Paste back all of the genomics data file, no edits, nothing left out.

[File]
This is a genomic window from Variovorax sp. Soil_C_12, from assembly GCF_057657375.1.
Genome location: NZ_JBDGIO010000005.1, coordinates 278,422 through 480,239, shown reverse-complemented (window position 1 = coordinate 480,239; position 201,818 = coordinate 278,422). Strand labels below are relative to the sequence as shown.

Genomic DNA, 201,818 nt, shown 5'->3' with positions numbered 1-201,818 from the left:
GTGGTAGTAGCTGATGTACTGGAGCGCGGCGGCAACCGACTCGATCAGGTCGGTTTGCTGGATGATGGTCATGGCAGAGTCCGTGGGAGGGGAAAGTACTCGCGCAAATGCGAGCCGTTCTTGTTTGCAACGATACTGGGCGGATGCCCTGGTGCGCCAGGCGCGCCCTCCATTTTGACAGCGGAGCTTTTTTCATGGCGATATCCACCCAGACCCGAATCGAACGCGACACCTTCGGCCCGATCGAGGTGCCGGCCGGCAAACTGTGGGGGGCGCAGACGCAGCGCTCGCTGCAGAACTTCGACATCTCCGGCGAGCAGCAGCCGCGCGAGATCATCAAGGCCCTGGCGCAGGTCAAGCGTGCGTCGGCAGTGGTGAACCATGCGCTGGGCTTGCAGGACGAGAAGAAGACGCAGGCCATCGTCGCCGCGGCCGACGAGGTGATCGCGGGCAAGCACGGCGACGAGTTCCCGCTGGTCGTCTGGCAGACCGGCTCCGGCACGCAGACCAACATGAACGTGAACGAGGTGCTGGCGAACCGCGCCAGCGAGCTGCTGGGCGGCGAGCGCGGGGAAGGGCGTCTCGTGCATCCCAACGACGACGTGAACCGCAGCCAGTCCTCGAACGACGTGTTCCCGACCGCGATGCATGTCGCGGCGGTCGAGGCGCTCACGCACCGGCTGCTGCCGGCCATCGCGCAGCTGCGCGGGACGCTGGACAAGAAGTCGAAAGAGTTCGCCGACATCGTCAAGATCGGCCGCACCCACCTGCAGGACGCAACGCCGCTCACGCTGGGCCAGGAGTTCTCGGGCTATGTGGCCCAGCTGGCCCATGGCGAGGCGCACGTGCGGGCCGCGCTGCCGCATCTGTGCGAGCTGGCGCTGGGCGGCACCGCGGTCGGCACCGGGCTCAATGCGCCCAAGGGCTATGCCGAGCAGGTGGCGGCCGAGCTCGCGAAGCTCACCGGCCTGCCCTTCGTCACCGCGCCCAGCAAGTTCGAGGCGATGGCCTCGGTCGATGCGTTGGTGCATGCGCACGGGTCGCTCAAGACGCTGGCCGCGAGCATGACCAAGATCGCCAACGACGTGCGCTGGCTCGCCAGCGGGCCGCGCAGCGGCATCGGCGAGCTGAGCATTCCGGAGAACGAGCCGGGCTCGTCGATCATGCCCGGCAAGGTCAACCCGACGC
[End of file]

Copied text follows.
This is a genomic window from Variovorax sp. Soil_C_12, from assembly GCF_057657375.1.
Genome location: NZ_JBDGIO010000005.1, coordinates 278,422 through 480,239, shown reverse-complemented (window position 1 = coordinate 480,239; position 201,818 = coordinate 278,422). Strand labels below are relative to the sequence as shown.

Genomic DNA, 201,818 nt, shown 5'->3' with positions numbered 1-201,818 from the left:
GTGGTAGTAGCTGATGTACTGGAGCGCGGCGGCAACCGACTCGATCAGGTCGGTTTGCTGGATGATGGTCATGGCAGAGTCCGTGGGAGGGGAAAGTACTCGCGCAAATGCGAGCCGTTCTTGTTTGCAACGATACTGGGCGGATGCCCTGGTGCGCCAGGCGCGCCCTCCATTTTGACAGCGGAGCTTTTTTCATGGCGATATCCACCCAGACCCGAATCGAACGCGACACCTTCGGCCCGATCGAGGTGCCGGCCGGCAAACTGTGGGGGGCGCAGACGCAGCGCTCGCTGCAGAACTTCGACATCTCCGGCGAGCAGCAGCCGCGCGAGATCATCAAGGCCCTGGCGCAGGTCAAGCGTGCGTCGGCAGTGGTGAACCATGCGCTGGGCTTGCAGGACGAGAAGAAGACGCAGGCCATCGTCGCCGCGGCCGACGAGGTGATCGCGGGCAAGCACGGCGACGAGTTCCCGCTGGTCGTCTGGCAGACCGGCTCCGGCACGCAGACCAACATGAACGTGAACGAGGTGCTGGCGAACCGCGCCAGCGAGCTGCTGGGCGGCGAGCGCGGGGAAGGGCGTCTCGTGCATCCCAACGACGACGTGAACCGCAGCCAGTCCTCGAACGACGTGTTCCCGACCGCGATGCATGTCGCGGCGGTCGAGGCGCTCACGCACCGGCTGCTGCCGGCCATCGCGCAGCTGCGCGGGACGCTGGACAAGAAGTCGAAAGAGTTCGCCGACATCGTCAAGATCGGCCGCACCCACCTGCAGGACGCAACGCCGCTCACGCTGGGCCAGGAGTTCTCGGGCTATGTGGCCCAGCTGGCCCATGGCGAGGCGCACGTGCGGGCCGCGCTGCCGCATCTGTGCGAGCTGGCGCTGGGCGGCACCGCGGTCGGCACCGGGCTCAATGCGCCCAAGGGCTATGCCGAGCAGGTGGCGGCCGAGCTCGCGAAGCTCACCGGCCTGCCCTTCGTCACCGCGCCCAGCAAGTTCGAGGCGATGGCCTCGGTCGATGCGTTGGTGCATGCGCACGGGTCGCTCAAGACGCTGGCCGCGAGCATGACCAAGATCGCCAACGACGTGCGCTGGCTCGCCAGCGGGCCGCGCAGCGGCATCGGCGAGCTGAGCATTCCGGAGAACGAGCCGGGCTCGTCGATCATGCCCGGCAAGGTCAACCCGACGC